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Every day in the news, we are bombarded by stories regarding the current state of immigration in the U.S. Whether you are going through the immigration process yourself or you just want to stay informed on the issues, the following are some of the most common misconceptions about immigration in the U.S.
Like many myths, this statement has a small amount of truth to it. The path to U.S. citizenship is strongly family-based and marriage to a citizen may expedite the process. However, even if you marry a citizen, you must still meet the eligibility requirements for citizenship and complete the application process and exam. Marriage for citizenship alone is not a guaranteed path to naturalization and marriage fraud has serious legal consequences.
Many Americans mistakenly believe that it is easy to obtain permanent legal residency (commonly referred to as a “green card”), however, it is a truly difficult process. While immediate relatives of citizens and skilled workers in high demand are eligible for permanent residency, it can take many years before obtaining residency.
Furthermore, only certain visas allow immigrants to obtain permanent residency through their employer, such as K visas (also known as a fiancé visa) and H-1B visas.
This is probably the most disturbing myth circulating today. When going through the immigration process, all applicants must provide extensive information regarding their criminal history, family history, and employment history, as well as provide biometric data to be used to further screen the criminal background of applicants. Even with these initial safeguards, immigration officers schedule interviews with applicants and may request additional evidence to ensure the applicant is not concealing any relevant information.
Interestingly, a study published in 2018 by the Cato Institute found that immigrants have far lower arrest and overall criminal conviction rates than native-born Americans.* A separate study by the Cato Institute also found that the incarceration rate for native-born Americans was higher to that of both illegal and legal immigrants.*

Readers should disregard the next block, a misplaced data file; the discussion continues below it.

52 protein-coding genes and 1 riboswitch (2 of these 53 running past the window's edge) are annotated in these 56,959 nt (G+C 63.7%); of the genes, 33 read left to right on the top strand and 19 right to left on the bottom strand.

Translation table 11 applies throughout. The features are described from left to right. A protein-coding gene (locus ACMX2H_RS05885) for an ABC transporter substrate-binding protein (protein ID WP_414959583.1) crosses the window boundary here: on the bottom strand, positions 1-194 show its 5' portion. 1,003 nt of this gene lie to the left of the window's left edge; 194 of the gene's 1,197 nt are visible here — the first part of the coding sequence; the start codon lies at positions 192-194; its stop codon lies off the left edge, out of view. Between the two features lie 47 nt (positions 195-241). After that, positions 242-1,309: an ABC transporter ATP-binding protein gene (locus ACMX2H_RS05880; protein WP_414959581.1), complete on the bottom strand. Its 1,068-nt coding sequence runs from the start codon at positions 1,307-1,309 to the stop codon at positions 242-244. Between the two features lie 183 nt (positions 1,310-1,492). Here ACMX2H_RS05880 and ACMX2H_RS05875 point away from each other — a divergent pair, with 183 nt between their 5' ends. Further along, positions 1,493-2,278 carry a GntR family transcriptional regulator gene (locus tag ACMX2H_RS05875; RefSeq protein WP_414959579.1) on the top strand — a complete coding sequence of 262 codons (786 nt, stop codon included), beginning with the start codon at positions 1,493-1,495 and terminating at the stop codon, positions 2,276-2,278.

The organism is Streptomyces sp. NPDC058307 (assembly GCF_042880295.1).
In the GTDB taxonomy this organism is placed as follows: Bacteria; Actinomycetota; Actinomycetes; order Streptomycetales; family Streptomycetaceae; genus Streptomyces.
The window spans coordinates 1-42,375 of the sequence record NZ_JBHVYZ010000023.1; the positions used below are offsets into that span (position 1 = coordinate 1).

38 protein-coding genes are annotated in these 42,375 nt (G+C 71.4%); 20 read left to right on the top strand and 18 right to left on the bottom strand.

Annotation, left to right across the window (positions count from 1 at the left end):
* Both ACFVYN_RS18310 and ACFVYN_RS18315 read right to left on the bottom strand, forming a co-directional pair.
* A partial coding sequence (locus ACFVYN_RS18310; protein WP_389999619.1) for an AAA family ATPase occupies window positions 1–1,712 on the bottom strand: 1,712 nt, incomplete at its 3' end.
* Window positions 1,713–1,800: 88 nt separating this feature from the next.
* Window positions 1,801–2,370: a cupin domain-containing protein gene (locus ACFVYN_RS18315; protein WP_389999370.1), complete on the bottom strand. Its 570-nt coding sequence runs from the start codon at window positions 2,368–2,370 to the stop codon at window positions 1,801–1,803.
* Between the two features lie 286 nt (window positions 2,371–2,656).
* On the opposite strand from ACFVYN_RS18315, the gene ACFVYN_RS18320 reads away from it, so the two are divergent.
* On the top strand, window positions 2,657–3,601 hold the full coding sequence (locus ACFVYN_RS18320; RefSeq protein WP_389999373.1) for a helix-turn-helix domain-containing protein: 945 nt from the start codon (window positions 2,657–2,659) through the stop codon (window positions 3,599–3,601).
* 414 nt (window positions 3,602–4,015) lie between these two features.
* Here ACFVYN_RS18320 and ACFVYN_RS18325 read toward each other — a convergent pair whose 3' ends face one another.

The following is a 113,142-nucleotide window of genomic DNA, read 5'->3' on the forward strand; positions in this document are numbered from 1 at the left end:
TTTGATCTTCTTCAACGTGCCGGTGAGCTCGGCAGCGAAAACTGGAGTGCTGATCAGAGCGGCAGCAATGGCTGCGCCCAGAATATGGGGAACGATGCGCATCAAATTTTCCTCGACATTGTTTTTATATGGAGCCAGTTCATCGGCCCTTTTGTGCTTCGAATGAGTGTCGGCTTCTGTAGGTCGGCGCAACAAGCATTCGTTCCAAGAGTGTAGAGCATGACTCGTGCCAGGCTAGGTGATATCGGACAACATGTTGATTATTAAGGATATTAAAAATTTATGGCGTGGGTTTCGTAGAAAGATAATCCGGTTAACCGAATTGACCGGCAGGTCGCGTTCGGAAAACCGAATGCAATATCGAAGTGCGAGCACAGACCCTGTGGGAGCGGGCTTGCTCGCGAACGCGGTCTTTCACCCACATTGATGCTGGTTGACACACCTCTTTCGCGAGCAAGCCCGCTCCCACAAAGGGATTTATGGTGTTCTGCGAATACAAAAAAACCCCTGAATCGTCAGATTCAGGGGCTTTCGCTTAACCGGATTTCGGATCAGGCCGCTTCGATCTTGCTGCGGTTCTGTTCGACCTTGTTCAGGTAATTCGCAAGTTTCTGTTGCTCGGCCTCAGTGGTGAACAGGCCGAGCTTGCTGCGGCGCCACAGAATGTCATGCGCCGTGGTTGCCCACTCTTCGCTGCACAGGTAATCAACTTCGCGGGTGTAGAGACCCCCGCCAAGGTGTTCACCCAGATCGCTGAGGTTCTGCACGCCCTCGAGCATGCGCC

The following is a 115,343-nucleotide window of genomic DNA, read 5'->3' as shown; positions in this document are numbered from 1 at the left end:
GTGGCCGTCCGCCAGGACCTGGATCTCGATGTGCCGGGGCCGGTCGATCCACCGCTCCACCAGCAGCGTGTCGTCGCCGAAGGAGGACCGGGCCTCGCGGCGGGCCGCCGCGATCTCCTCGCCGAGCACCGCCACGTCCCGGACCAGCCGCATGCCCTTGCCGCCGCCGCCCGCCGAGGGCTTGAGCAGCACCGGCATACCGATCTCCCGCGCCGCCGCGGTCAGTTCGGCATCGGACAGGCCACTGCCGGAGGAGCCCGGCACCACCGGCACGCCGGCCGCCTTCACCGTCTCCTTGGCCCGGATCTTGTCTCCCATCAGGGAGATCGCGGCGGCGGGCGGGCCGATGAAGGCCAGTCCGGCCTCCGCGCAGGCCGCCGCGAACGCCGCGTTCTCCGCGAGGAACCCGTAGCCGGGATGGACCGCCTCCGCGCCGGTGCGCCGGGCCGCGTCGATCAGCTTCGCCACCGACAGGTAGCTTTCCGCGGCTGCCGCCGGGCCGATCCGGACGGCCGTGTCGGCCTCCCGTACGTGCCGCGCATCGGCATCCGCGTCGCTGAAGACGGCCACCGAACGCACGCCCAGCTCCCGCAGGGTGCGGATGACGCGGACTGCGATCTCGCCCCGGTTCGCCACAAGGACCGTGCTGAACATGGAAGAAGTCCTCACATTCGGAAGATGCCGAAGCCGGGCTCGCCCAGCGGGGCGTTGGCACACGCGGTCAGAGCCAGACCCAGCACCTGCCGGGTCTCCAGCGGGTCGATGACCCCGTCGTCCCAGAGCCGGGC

There are interesting statistics to dispel both of these myths. To start, immigrants actually only account for 13.5% of the total U.S. population.* This number is in line with historical percentages of immigrants entering the U.S.
As to the myth about jobs, immigrants are more likely to become entrepreneurs than native-born citizens. Immigrant business owners were responsible for almost half of the growth of business ownership in the U.S. between 2000-2013. New businesses are essential for a growing economy. In addition to bringing new ideas and products to existing markets, new businesses also provide jobs. In 2015, 7.6 % of immigrants were self-employed, in comparison to only 5.6 % of native-born Americans. In the same year, immigrants started new businesses at almost twice the rate of native-born Americans.*
As you can see, the immigration system is complex and difficult to navigate alone. Seeking the advice of a qualified attorney can give you peace of mind and help you on your immigration journey. Contact Sussman Law Firm to help you through the process.
* U.S. Census Bureau, 2015 American Community Survey.
Disclaimer: The information contained in this post is provided for informational and entertainment purposes only, and should not be construed as offering legal advice, or creating an attorney-client relationship between the reader and the attorney. You should not act or refrain from acting on the basis of any content on this site without seeking appropriate legal advice about your individual facts and circumstances from an attorney licensed in your state.